My sense of call is something that has developed over time. I was raised in the Presbyterian church. Born in 1960's, my early childhood years were spent in a small town in the Midwest. We belonged to a new Presbyterian church that was so new, the building had not been built yet. I was baptized in the school gymnasium where the congregation met at the time. I have fond memories of Sunday school, pancake suppers and singing in the cherub choir with the white robes with the full sleeves that look like wings if you raise your arms. My parents were both involved in the lay leadership of the church, and my mother was an early female ruling elder in the state of Indiana.
This was such an idyllic time for me. Playing in our newly developing neighborhood. Leave in the morning with friends and just be home for lunch and supper. We had the world by the tail, or so it seemed.
And in my church, it seemed that every grownup cared about the teeming mass of baby boomer kids running around. Lots of church basement meals and classes in the big room with the expandable dividers.
I remember the Bread for the World banks that looked like a loaf of bread where we saved money for the poor starving children around the world. Flannelgram Sunday school stories and trying to get my fingers to do "Here is the Church, here is the steeple, open the doors and here's all the people."
Little did I know that elsewhere the adults argued about the budget, the mission and who was and was not pulling their fair share of the weight on committees. Little did I know that when my Father changed companies and we moved, my parents were burned out with the "stuff" of church work.
Before I was nine, we moved to Tennessee when my father transferred to another company. We lived in Appalachia in a rented house across from a farm on a rural road. Our next door neighbors had some kind of interesting expanded family going on. There was a couch on the front porch, a couple cars on cinderblocks in the yard, the Dad "drove truck" and there was never enough money but always plenty of beercans. The kids were friendly but sad. Even I could see their life was going nowhere fast. I wished there was something I could do about it.
With another promotion, my family moved down the road to a better town and home. During the couple of years I lived there, we did not have a church home. I learned alot about the social stratification in the South of its day. I had to walk through a "poor white" neighborhood to get to school, and I discovered that by befriending these kids the "good kids" looked down upon me. It was very confusing and it made me angry but it seemed to be the way of life. Or as George Orwell said in Animal Farm, " All animals are created equal, but some are more equal than others." I missed my old church with nothing to replace it.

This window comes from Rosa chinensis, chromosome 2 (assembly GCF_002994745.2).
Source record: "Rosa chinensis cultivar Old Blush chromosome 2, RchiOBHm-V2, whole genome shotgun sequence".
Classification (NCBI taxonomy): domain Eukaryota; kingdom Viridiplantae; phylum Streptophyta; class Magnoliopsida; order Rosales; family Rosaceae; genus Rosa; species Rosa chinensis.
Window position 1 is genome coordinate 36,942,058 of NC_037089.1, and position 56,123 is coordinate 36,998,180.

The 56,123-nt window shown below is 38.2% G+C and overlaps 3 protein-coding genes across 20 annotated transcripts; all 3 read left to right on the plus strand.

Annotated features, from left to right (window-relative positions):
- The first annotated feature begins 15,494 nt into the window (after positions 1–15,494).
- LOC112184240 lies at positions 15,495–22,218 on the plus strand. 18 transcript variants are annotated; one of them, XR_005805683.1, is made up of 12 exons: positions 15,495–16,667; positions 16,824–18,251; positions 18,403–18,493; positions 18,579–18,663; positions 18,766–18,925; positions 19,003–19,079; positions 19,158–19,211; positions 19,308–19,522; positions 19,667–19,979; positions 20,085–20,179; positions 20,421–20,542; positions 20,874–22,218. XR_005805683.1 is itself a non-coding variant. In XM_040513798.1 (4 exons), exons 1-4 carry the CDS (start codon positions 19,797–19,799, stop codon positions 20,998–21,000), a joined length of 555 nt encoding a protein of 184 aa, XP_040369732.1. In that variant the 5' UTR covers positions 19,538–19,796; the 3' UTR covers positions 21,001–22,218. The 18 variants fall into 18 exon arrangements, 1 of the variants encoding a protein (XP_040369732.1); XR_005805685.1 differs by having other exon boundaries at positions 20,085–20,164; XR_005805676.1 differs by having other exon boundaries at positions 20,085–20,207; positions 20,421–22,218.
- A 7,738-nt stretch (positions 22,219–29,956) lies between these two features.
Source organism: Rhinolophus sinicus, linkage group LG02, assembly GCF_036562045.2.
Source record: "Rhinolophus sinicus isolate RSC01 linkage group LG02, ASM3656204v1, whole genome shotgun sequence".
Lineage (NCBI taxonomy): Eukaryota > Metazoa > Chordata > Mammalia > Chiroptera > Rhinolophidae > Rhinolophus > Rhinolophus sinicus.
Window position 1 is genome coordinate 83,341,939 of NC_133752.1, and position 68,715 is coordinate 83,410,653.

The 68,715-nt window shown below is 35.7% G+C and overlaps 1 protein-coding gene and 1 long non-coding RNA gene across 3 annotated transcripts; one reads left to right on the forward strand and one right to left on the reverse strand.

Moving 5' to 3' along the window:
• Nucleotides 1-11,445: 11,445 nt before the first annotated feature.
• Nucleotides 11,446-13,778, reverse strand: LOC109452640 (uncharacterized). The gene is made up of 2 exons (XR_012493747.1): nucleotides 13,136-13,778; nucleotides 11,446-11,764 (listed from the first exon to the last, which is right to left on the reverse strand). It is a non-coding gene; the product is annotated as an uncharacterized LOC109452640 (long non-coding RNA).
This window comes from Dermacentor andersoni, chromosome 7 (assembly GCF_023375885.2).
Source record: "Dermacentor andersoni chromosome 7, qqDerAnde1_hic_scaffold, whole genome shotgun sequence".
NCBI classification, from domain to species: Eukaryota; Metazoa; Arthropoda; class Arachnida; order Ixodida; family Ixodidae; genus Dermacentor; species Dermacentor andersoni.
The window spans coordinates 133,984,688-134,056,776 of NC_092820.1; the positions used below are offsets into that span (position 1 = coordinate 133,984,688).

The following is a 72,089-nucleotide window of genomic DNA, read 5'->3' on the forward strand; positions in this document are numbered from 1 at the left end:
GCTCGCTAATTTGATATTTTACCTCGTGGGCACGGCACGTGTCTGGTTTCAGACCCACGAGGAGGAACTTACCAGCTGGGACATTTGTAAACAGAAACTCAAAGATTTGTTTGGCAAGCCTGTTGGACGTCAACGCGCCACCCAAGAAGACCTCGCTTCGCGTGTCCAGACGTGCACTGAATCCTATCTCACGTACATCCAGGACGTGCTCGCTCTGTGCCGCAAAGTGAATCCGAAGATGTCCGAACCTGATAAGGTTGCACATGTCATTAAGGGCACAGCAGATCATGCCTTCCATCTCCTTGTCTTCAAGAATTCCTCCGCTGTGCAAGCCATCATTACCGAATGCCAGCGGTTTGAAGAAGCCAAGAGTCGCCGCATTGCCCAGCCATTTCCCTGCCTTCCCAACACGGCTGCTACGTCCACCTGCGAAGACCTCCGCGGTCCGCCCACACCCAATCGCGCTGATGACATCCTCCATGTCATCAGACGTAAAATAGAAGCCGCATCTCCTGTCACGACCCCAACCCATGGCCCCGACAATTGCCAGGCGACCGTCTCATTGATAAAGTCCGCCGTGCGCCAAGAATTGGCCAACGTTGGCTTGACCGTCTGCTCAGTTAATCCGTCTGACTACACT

Just prior to starting 5th grade, we moved to Pittsburgh because my father was given a substantial promotion. I made friends in the neighborhood and began attending the Wednesday night program at the Presbyterian church with them. I became actively involved in the youth group, choir and bellchoir. My parents attended, but had not joined the church. They came to see my choir sing, my bell choir ring and to help with youth group meals, but the emotional commitment beyond obligation was elusive. I learned that my parents had become disillusioned. While attending confirmation classes, I challenged my parents to re-join the church before I was confirmed. If it was good for me, how could it be not good for them? Couldn't it be possible that whatever bothered you in another church and time might not be the case here? In the end, they did join and have remained faithful and active members in their faith ever since. I look back now and wonder what my parents must have thought about my being so brazen as to question their faith decisions.
As a youth in Pittsburgh, I was impressed by the commitment of the pastors and lay people dedicated to nurturing youth, in a year-round program, including summer interns. My confirmation sponsor, with whom I met regularly my final year of confirmation was also a role model. I still have the Halley’s Bible Handbook she gave to me after passing my written exam and interview by the session prior to confirmation. In high school, I attended an annual summer Missionary Conference highlighting our presbytery’s connection to mission work around the world, and went to church camp. The summer after my junior year, our youth group traveled to Tennessee to clear brush and perform masonry work for low income housing in Appalachia for two weeks. We participated in Sunday worship in a little white clapboard church on a dirt road, and at a new contemporary Christian worship center that was vastly different from the structured Scots-Irish large suburban "Church of the Really Big Deal" we normally attended.
My servant experiences have stayed with me, and are my inspiration to remain involved in other service projects such as Thrivent Builds with Habitat. I was thrilled when I was asked to preach at the Easter Sunrise Service which was a youth led service. I doubt anyone remembered what I had to say because Easter in Southwestern PA is often ( and was that year) a frosty experience and the service was an outdoor one. I went to youth conferences, bought Christian music, saw Tony Campolo speak when he still had hair. I was energized!
In high school, I felt drawn to a vocation in the church, however, my presbytery and home church were adamantly opposed to ordination of women, which closed that door for me at that time. A very tense conversation about God only speaking to men did not go well. I was confused, but did not leave my church. I went off to college instead but the bloom was off the rose for me and my home church.